> achieve
> breakout, and the secondary geometry looks a bit small for the toroid size
> chosen.
> The fact that the spark gap alters both its appearance and sound when
> everything is in circuit, points to the fact that the tank circuit (the cap
> & primary inductance) are all present.
> You don't say, or I missed it, what the output voltage of your neon tranny
> is, so that may be insufficient for that toroid size. Or it could be the
> tuning is way out, or a combination.
> Try putting a breakpoint (BP) on the toroid and seeing if you get anything
> then. A BP will allow the toroid to breakout at a lower voltage.
> Also either download JAVATC or use the webpage version (
> http://www.classictesla.com/java/javatc/javatc.html  ) and enter all your
> data into that and then see what it gives for optimal tuning, or the tap
> position.
> The strike rail, as already commented, needs a 2 inch gap in it somewhere,
> although while it will cause a loss of power as it is, it won't be enough
> to
> cause the current trouble 99% of the time.
> Also have you checked the secondary to make sure there are no shorted turns
> at all from bad winding? Javatc will give you the DC resistance of the
> secondary, and you could check this with an ohmmeter to see if you get the
> same (or near).
> As it's a new build, and your first coil, (don't shout at the PC screen
> now....but....) you have checked the top secondary winding is actually
> electrically connected to the toroid?
> Good luck and hope this helps. Others more knowledgeable may chip in as
> well, so hopefully you'll get it running in the end.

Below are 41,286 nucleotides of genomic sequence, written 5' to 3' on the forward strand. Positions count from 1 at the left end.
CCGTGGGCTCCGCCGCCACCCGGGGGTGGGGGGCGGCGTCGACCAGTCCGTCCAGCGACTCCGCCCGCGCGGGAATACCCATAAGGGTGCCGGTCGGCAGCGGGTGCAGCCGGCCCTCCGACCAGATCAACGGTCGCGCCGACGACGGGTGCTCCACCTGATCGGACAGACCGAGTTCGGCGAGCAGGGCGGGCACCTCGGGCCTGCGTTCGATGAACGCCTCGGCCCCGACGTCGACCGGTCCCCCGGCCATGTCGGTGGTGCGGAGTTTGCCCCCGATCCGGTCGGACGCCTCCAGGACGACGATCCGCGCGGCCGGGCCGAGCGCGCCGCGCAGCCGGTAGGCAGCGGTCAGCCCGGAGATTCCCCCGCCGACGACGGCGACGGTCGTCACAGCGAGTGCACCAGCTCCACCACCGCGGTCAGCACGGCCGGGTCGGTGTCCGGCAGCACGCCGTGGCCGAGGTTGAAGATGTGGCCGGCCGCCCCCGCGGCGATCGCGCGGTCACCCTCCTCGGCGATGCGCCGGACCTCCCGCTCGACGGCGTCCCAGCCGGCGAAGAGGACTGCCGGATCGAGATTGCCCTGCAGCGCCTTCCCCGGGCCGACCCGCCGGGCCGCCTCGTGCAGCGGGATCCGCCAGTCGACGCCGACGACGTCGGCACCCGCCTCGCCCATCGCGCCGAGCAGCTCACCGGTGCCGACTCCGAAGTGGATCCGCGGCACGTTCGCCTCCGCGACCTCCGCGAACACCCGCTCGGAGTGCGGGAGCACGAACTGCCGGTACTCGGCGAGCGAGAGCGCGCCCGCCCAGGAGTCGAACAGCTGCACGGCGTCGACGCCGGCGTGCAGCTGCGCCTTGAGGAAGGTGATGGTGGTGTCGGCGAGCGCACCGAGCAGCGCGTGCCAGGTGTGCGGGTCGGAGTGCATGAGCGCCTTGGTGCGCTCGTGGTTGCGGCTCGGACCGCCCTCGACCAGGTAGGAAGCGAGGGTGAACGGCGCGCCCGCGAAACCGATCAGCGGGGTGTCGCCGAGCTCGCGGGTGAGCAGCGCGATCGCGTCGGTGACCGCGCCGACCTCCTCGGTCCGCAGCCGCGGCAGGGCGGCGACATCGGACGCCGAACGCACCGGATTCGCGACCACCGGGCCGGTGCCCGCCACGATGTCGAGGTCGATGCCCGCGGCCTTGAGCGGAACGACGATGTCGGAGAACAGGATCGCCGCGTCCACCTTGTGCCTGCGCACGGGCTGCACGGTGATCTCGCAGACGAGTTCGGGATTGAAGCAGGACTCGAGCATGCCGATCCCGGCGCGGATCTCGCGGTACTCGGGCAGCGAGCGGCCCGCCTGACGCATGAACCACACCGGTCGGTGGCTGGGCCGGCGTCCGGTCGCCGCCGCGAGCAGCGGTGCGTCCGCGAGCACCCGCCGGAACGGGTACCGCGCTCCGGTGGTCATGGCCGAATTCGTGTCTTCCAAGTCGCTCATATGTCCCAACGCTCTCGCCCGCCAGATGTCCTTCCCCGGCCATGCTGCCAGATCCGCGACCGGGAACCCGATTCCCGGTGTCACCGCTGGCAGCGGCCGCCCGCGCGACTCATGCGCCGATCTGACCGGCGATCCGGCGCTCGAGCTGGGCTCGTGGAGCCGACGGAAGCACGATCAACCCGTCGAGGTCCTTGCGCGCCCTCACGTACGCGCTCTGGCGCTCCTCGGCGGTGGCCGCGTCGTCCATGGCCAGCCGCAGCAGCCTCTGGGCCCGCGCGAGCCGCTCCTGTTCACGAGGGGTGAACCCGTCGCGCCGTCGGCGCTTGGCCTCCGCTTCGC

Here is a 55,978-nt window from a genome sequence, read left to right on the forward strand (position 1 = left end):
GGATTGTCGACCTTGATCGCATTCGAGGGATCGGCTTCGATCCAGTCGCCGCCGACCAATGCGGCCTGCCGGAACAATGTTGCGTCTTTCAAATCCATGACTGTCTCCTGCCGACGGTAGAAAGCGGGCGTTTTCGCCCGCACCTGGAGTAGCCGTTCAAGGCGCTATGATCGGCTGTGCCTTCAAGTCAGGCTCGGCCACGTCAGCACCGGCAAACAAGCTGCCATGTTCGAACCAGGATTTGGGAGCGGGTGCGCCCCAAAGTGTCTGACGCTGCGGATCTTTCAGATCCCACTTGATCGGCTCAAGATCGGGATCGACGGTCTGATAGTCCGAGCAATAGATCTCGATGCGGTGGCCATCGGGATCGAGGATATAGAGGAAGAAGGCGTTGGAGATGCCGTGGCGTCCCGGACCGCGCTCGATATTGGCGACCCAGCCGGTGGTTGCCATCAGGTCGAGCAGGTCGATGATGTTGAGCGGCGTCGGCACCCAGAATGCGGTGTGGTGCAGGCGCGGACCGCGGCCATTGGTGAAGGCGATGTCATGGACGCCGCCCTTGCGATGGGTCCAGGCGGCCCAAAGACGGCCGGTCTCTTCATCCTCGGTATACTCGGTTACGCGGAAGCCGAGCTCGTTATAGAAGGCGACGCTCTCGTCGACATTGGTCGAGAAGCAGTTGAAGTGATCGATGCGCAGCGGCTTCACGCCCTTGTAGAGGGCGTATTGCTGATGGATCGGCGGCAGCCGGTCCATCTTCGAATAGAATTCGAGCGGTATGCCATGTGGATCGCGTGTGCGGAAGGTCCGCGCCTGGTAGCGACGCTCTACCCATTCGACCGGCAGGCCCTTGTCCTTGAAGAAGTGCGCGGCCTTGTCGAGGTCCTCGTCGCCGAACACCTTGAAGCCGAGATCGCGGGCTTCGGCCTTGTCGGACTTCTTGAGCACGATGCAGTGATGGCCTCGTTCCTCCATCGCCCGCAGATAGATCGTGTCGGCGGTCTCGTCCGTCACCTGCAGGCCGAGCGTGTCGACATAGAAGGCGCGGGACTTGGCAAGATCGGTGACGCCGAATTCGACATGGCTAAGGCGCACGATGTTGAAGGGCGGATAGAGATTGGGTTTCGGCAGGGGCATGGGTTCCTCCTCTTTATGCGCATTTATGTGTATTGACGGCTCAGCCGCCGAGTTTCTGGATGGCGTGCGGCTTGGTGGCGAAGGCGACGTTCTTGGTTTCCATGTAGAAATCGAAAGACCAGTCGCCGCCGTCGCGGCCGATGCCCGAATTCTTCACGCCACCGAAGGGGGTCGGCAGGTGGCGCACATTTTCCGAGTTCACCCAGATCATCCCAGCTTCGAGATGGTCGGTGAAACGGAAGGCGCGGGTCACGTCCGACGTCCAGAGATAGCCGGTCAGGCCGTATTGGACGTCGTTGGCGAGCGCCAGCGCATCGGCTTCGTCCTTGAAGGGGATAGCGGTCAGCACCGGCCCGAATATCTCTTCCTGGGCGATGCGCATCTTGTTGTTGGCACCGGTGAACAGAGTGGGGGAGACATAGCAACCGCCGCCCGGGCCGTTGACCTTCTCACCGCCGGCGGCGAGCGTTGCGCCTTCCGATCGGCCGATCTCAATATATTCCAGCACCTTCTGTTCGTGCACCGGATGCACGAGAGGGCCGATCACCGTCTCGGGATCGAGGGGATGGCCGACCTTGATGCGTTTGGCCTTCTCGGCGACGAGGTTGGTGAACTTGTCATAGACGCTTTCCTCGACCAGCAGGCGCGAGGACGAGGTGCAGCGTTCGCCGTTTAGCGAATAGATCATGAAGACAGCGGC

> PS: I notice you have used wood for one of the gaps to be mounted on. This
> is not a good idea, as wood will conduct unless very dry.
> May pay you to power it up (working or not) in the dark, and look for any
> tracking on the MMC board or the wood.
> Regards
> Phil Tuck
> www.hvtesla.com
> -----Original Message-----
> From: tesla-bounces@xxxxxxxxxx [mailto:tesla-bounces@xxxxxxxxxx] On Behalf
> Of Michael Gray
> Sent: 06 May 2013 12:35
> To: Tesla Coil Mailing List
> Subject: Re: [TCML] Burnt Joint (Cap Bank)
> Okay, I resoldered the cap bank board last night, and had another crack at
> running the TC this morning. Still doesn't work...!
> Just a quick run through of what I did: first I connected the safety spark
> gap directly across NST and adjusted so it was just wider than the NST
> could arc across. I then did the same for the main spark gap, except this
> time a tiny bit narrower than max. Then checked all connections with
> continuity tester and checked the wiring was correct. Here's a pic of my
> circuit diagram:
> http://imageshack.us/photo/my-images/211/20130504191918.jpg/
> Then I fired it up (variac was connected but I just had it on 100%), and
> the main spark gap was going, very bright with a loud crackling sound which
> I presume is about right. But the toroid wasn't doing anything. I left it
> running like that for about 10 - 20 seconds and still nothing, so I
> switched it off to investigate.
> Disconnected everything and re-tuned the spark gaps as described above.
> Then connected the NST across the Terry filter, with the other end of the
> Terry filter left open, and powered up - no sparks on safety gap (as
> expected). Moved on to connect Terry filter up to the main spark gap,
> powered up and the spark gap was arcing much quieter and continuously (as
> expected). Then connected one end of the spark gap to one end of the
> capacitor bank, with other end of cap bank left open, powered up and spark
> gap continued to arc the same as before (as expected). Then connected the
> other end of the spark gap to the base (inside most) tap point of the
> primary, powered up and spark gap continued arcing as before (as expected).
> Just to be thorough, I then disconnected the spark gap from the primary and
> instead connected the other end of the capacitor bank to the outer tap
> point on the primary, powered up and spark gap again arced as before (as
> expected). So up until now everything seemed okay, until I completed the
> circuit by connecting the spark gap to the primary again. On powering up,
> the spark gap this time was arcing as I described earlier, i.e. much
> brighter with a very loud crackling noise (as expected), but the toroid
> wasn't up to much, in fact nothing whatsoever. I was quite disappointed to
> be honest...!
> Anyway I've taken a load of pictures of it (below), does anyone have any
> ideas?
> http://imageshack.us/photo/my-images/51/20130506121432.jpg/